So that takes me to today, a week before a vacation to Costa Rica. Darn you, tropical vacations. Why do I have to want to take you???? *Queuing violins*

Sure, I could wear a bikini again. I'll certainly pack one. But a couple of weeks ago I decided to experiment with another option: The Tankini. That lovely compromise of a tank top with a bikini bottom...exposing just a tantalizing stripe of midsection, while providing maximal bosom support! Hooray!

Truth be told, I already own one, but even I will capitulate to it's ugliness. A high neck and boob-deflating level of spandex make it a great swimmer but a terrible bore at parties.

Here's what I discovered: Victoria's Secret swimsuits are awesome. They are very sensibly priced, and what a selection! They make lots of tankinis. Tankinis with animal prints (Raaaaaar!) halter necks (meow!) and best of all, the kind of hardware, ahem, that you'd come to expect from lingerie people. Although I kinda hate their crappy bras. Moving along....

I ordered two: A chocolate brown halter tankini and an aqua blue tankini with a sweet little bow. I diligently took my measurements and chose sizes accordingly.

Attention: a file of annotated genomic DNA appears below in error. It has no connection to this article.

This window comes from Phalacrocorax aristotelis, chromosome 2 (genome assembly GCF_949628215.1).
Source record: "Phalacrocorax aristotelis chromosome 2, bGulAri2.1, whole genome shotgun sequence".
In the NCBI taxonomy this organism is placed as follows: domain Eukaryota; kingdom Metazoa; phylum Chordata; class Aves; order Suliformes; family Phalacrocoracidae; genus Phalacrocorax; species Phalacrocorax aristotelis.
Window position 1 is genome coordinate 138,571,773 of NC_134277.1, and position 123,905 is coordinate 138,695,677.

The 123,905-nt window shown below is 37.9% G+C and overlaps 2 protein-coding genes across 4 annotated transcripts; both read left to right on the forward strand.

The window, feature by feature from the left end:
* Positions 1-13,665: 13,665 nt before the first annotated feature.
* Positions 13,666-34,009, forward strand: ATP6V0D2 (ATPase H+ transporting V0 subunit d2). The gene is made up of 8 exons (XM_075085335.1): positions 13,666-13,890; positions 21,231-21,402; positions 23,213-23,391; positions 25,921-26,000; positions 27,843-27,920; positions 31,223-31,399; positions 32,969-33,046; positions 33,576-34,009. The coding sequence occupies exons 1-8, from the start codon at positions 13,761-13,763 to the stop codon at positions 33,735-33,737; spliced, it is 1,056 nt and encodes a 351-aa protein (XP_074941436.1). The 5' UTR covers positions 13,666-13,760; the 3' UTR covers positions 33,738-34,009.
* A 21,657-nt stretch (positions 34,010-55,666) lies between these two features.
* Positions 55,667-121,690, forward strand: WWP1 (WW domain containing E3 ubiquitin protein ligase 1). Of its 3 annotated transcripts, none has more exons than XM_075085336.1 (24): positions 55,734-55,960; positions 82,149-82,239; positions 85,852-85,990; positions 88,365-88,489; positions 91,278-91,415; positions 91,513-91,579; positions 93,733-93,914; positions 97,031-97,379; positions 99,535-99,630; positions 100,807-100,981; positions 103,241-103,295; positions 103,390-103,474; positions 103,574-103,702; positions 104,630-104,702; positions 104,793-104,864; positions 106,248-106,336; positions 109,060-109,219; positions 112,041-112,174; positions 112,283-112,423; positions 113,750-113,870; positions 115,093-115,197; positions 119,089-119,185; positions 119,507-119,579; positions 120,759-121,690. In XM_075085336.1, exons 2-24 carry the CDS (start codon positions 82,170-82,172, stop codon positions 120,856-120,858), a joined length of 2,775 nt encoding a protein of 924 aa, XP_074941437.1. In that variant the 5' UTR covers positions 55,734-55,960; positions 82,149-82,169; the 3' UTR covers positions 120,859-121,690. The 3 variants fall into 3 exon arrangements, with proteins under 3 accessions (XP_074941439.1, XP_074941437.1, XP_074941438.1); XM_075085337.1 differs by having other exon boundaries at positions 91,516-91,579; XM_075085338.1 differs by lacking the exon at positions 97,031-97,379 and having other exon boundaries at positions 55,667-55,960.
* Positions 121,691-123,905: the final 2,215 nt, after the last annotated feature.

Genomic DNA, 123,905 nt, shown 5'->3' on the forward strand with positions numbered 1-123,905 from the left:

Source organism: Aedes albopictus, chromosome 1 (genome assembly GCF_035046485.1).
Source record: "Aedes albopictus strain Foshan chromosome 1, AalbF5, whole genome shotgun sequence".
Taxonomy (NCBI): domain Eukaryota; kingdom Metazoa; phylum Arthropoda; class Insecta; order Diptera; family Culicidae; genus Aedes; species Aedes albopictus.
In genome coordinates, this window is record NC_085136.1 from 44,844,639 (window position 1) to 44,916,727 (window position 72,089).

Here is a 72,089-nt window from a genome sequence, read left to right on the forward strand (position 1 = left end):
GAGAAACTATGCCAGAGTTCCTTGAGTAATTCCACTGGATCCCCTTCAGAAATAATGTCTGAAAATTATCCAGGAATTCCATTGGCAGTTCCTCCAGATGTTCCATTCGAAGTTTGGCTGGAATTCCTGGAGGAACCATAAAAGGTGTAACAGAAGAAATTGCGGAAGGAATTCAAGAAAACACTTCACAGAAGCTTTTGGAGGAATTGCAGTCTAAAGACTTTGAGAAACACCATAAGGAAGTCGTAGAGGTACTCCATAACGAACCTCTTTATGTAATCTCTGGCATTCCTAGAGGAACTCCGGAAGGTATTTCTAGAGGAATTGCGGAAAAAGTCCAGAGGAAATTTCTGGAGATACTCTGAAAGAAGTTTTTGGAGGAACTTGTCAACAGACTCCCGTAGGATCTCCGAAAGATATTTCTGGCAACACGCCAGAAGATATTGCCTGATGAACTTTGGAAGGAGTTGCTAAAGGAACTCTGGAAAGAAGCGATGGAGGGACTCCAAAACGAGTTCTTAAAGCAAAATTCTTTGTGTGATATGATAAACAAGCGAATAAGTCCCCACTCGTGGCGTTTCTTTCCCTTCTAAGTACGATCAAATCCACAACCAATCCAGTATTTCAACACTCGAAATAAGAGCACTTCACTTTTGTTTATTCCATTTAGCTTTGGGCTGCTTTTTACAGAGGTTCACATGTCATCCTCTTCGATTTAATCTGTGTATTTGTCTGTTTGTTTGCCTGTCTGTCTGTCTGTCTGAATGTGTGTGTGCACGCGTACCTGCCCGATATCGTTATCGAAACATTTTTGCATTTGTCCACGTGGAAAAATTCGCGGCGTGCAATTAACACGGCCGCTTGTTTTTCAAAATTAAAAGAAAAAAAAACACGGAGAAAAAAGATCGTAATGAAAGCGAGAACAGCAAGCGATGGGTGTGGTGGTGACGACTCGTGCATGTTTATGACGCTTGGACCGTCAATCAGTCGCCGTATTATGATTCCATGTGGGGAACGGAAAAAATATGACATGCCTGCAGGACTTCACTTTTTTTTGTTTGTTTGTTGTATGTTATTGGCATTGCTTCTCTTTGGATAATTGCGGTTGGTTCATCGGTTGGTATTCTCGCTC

The aqua is definitely a keeper. Fits like a glove and I would wear it fearlessly. Bravo!

Halter top is ill-fitting. The cups are too small and the waist is all loose and goofy-looking. So much for their handy measurement charts! Moral of the story: Order two sizes and send one back.

Here is the one that I'm keeping:

Why yes, this is my attempt to promote the potential sex factor of a tankini. Just try and stop me.

I will post a picture and detailed review upon my return. Pura vida awaits....

Friday, November 27, 2009